1911 Encyclopædia Britannica/Marullus, Michael Tarchaniota
MARULLUS, MICHAEL TARCHANIOTA (d. 1500), Greek scholar, poet, and soldier, was born at Constantinople. In 1453, when the Turks captured Constantinople, he was taken to Ancona in Italy, where he became the friend and pupil of J. J. Pontanus, with whom his name is associated by Ariosto (Orl. Fur. xxxvii. 8). He received his education at Florence, where he obtained the patronage of Lorenzo de’ Medici. He was the author of epigrams and hymni naturales, in which he happily imitated Lucretius. He took no part in the work of translation, then the favourite exercise of scholars, but he was understood to be planning some great work when he was drowned, on the 10th of April 1500, in the river Cecina near Volterra. He was a bitter enemy of Politian, whose successful rival he had been in the affections of the beautiful and learned Alessandra Scala. He is remembered chiefly for the brilliant emendations on Lucretius which he left unpublished; these were used for the Juntine edition (Munro’s Lucretius, Introduction).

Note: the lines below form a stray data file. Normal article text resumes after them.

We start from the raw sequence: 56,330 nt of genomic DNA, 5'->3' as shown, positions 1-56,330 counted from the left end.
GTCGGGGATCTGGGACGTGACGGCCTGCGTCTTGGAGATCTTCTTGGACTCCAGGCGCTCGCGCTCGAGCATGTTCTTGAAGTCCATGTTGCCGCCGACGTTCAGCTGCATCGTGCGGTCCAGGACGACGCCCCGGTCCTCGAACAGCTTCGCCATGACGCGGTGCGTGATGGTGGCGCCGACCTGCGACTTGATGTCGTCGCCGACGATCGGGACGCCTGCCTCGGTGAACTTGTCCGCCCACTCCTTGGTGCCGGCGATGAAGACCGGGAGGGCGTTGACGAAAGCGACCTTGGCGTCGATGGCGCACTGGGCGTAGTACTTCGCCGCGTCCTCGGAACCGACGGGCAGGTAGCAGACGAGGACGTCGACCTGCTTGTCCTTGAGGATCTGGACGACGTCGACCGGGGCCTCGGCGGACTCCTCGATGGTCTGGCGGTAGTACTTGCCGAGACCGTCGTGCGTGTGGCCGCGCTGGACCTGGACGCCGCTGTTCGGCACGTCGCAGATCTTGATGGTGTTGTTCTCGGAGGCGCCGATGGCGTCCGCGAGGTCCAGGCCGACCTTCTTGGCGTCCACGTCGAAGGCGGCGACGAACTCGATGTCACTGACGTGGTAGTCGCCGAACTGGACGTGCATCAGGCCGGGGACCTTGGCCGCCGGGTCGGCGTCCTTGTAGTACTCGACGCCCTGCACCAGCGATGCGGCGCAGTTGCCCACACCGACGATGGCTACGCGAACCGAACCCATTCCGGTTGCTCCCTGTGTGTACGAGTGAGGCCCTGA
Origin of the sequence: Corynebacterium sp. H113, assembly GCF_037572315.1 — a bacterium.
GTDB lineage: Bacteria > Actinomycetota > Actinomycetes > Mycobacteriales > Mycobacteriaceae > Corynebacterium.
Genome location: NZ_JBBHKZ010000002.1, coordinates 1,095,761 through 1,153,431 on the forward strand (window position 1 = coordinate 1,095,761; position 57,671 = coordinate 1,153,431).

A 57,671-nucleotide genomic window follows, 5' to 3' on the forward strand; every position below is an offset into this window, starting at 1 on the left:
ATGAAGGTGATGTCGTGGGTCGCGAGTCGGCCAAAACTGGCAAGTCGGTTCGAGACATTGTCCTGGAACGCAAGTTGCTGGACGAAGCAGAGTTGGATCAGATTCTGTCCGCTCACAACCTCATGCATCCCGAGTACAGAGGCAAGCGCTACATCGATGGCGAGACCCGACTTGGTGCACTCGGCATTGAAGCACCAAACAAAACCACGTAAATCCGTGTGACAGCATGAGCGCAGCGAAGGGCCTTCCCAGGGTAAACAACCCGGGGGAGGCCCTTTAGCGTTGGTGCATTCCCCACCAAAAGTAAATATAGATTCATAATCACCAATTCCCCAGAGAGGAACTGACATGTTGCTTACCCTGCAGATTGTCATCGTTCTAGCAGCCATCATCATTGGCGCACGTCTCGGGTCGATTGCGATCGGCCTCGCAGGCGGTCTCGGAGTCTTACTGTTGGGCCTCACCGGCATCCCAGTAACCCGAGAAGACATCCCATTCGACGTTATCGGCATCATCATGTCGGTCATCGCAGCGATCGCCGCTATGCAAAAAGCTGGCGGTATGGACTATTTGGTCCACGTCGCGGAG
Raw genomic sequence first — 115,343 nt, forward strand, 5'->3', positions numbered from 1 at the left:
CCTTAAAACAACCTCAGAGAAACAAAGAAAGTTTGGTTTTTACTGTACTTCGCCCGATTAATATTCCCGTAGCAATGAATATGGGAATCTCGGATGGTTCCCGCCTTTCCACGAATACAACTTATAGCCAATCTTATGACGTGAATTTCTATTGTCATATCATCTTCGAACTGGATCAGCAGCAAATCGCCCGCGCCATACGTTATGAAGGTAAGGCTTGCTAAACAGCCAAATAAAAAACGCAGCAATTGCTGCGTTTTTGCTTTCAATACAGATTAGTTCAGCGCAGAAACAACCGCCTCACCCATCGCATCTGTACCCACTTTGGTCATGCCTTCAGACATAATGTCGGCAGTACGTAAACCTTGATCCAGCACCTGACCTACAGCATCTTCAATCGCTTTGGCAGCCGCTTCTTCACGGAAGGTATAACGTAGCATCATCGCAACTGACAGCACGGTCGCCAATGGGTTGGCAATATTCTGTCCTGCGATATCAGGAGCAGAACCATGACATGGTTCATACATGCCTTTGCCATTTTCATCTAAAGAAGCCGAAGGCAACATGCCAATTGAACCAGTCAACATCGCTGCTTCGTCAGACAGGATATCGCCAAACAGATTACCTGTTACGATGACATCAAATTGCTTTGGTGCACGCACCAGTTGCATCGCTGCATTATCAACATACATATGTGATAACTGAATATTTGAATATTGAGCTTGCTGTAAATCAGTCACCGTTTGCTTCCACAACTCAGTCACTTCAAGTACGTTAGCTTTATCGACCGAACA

The hymns, some of the epigrams, and a fragment, De Principum institutione, were reprinted in Paris by C. M. Sathas in Documents inédits relatifs à l’histoire de la Grèce au moyen âge, vol. vii. (1888).